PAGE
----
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Smart tech can slash utility bills

Smart metering could even reduce need to expand generation capacity

Simple changes in customer behaviour could reduce power demand considerably.
Simple changes in customer behaviour could reduce power demand considerably.

The acceleration of ‘smart’ metering and grid technologies can help GCC utilities and governments avoid potential investments of around US $5-10 billion into peak load capacities up until 2020, according to AT Kearney Middle East principal Christian von Tschirschky.

In addition, the peak-load demand can be slashed by 10-20% through effective customer behaviour changes, along with smart metering implementation and remote control of air-con systems.

“Smart meters are the technology of the future to measure real-time electricity, which enables consumers to control and monitor their electricity consumption via the internet or home displays for the first time,” said von Tschirschky.

Pilot studies have shown that ‘consumption aware’ and ‘informed customers’ reduce their consumption by around 10%.

“We anticipate this effect will be even higher if the current highly-subsidised energy prices increase,” warned Von Tschirschky.

AT Kearney also foresees that the need to integrate renewable energy sources with fluctuating load levels such as solar, wind and others into the energy grid will drive the need for an overall ‘smart grid’ that combines consumption data collected by smart meters with generation data.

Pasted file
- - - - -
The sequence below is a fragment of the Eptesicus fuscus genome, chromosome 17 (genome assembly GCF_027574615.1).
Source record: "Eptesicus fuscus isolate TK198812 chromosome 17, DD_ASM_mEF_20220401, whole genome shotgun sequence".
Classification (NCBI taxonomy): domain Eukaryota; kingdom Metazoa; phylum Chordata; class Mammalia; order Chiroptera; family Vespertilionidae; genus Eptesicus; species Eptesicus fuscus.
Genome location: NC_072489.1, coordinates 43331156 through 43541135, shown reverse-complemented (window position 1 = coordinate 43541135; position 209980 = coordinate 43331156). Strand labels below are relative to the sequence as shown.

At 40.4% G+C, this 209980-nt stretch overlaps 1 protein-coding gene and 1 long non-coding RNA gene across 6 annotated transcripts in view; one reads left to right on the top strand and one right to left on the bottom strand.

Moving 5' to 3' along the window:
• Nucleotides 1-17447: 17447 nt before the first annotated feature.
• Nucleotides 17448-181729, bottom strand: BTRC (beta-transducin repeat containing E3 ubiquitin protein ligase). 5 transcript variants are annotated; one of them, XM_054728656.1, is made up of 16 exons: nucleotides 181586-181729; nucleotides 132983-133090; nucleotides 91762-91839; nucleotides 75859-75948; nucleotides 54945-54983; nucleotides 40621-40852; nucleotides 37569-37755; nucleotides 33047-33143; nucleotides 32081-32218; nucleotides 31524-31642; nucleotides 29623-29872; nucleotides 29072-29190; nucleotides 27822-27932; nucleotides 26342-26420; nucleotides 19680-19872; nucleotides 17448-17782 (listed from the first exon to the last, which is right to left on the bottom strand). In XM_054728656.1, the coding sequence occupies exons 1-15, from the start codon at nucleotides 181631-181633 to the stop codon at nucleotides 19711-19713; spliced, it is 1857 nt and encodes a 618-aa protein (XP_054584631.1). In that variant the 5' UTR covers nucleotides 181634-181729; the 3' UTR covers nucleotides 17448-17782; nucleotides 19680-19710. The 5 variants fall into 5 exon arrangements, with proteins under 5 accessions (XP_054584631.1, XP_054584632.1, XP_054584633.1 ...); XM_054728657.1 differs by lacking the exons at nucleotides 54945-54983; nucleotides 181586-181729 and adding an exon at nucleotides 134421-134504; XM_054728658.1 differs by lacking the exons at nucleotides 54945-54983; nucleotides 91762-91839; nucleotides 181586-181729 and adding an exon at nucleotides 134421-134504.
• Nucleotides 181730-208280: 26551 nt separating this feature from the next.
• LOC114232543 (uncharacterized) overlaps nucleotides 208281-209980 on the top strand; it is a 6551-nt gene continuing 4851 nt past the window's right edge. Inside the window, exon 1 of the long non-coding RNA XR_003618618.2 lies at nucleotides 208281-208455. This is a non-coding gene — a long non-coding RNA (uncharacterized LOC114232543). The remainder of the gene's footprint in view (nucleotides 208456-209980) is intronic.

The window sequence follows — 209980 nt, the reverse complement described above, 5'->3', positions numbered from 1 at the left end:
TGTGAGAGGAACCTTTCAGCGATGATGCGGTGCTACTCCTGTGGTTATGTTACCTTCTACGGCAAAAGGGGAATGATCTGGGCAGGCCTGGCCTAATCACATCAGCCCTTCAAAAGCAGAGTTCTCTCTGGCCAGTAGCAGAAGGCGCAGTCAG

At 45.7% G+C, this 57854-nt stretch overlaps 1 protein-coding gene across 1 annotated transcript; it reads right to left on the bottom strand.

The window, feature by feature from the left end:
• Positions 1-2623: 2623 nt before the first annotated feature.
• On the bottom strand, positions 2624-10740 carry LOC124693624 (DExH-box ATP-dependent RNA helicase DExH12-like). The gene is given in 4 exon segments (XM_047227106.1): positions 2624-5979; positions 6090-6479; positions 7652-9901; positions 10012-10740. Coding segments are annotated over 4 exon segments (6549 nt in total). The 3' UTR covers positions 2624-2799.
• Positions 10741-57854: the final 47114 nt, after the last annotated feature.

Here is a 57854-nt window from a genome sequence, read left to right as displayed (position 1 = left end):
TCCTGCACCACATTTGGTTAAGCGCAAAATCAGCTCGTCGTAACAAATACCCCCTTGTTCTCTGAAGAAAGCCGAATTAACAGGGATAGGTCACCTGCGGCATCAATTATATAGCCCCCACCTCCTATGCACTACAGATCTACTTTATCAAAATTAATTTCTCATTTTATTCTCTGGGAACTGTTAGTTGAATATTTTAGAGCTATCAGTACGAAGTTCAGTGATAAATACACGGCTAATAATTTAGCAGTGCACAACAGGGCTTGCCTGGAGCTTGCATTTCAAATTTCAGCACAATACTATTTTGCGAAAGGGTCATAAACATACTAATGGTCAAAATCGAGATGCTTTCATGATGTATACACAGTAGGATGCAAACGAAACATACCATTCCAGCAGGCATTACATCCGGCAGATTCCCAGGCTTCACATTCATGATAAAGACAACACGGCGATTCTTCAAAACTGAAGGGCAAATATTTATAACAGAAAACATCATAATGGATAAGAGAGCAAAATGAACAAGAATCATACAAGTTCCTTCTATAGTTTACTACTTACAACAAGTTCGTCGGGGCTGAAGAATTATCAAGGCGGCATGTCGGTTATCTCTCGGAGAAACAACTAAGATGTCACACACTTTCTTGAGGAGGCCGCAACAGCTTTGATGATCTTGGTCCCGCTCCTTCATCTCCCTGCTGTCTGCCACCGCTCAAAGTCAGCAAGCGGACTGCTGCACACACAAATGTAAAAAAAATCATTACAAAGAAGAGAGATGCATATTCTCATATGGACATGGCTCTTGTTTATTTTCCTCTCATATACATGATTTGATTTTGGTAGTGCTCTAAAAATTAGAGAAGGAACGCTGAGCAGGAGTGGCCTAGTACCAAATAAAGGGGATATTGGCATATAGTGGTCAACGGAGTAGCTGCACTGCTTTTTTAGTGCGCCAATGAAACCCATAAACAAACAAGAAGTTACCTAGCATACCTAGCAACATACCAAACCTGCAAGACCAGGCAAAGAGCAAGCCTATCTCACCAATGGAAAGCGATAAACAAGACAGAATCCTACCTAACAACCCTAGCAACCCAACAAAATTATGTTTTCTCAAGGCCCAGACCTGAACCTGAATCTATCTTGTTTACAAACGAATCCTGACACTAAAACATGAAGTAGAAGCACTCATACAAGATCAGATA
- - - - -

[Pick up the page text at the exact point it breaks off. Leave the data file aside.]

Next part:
“In the Middle East, we are seeing the first regional directives focusing on improving energy efficiency, something that cannot be achieved without smart metering. The UAE, Kingdom of Saudi Arabia and other GCC countries are currently piloting smart technologies, and are expected to adopt these approaches quickly.

“The investments in smart metering will pay off, considering the cost reduction in operations and the reduced investment demand for additional power plants. It is an efficient way of managing and securing electricity supply, as well as the future contributions from alternative energy,” said Tschirschky.

Tarek El-Far, MD of ista Middle East FZE, a global leader in energy and water consumption based billing, points out that the so-called ‘smart revolution’ is also opening up the arena for sub-metering.

“Metering is from the utility or district cooling plants to the building; sub-metering is inside the building. Consumption-based billing means paying only for individual consumption, based on accurate sub-meter reading. Sub-metering provides credits for ‘green’ building ratings, which is why it is becoming mandatory.”

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